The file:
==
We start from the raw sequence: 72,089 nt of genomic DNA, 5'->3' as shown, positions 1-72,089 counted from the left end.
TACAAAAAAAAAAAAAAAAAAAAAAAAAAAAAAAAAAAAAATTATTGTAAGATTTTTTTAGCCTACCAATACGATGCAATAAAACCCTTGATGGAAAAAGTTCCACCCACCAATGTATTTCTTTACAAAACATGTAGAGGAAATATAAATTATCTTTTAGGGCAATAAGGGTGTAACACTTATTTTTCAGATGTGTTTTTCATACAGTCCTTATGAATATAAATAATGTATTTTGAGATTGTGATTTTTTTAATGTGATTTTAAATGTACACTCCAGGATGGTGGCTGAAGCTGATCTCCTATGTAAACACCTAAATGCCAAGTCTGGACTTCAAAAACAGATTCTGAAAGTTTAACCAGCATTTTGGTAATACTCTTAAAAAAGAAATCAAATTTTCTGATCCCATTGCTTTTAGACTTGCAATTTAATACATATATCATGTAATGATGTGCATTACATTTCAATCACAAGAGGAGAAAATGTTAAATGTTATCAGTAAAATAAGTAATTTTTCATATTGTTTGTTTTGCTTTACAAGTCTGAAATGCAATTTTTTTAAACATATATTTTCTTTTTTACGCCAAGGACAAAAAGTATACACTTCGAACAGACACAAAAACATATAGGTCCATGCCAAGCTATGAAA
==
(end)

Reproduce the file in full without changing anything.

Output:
We start from the raw sequence: 72,089 nt of genomic DNA, 5'->3' as shown, positions 1-72,089 counted from the left end.
TACAAAAAAAAAAAAAAAAAAAAAAAAAAAAAAAAAAAAAATTATTGTAAGATTTTTTTAGCCTACCAATACGATGCAATAAAACCCTTGATGGAAAAAGTTCCACCCACCAATGTATTTCTTTACAAAACATGTAGAGGAAATATAAATTATCTTTTAGGGCAATAAGGGTGTAACACTTATTTTTCAGATGTGTTTTTCATACAGTCCTTATGAATATAAATAATGTATTTTGAGATTGTGATTTTTTTAATGTGATTTTAAATGTACACTCCAGGATGGTGGCTGAAGCTGATCTCCTATGTAAACACCTAAATGCCAAGTCTGGACTTCAAAAACAGATTCTGAAAGTTTAACCAGCATTTTGGTAATACTCTTAAAAAAGAAATCAAATTTTCTGATCCCATTGCTTTTAGACTTGCAATTTAATACATATATCATGTAATGATGTGCATTACATTTCAATCACAAGAGGAGAAAATGTTAAATGTTATCAGTAAAATAAGTAATTTTTCATATTGTTTGTTTTGCTTTACAAGTCTGAAATGCAATTTTTTTAAACATATATTTTCTTTTTTACGCCAAGGACAAAAAGTATACACTTCGAACAGACACAAAAACATATAGGTCCATGCCAAGCTATGAAA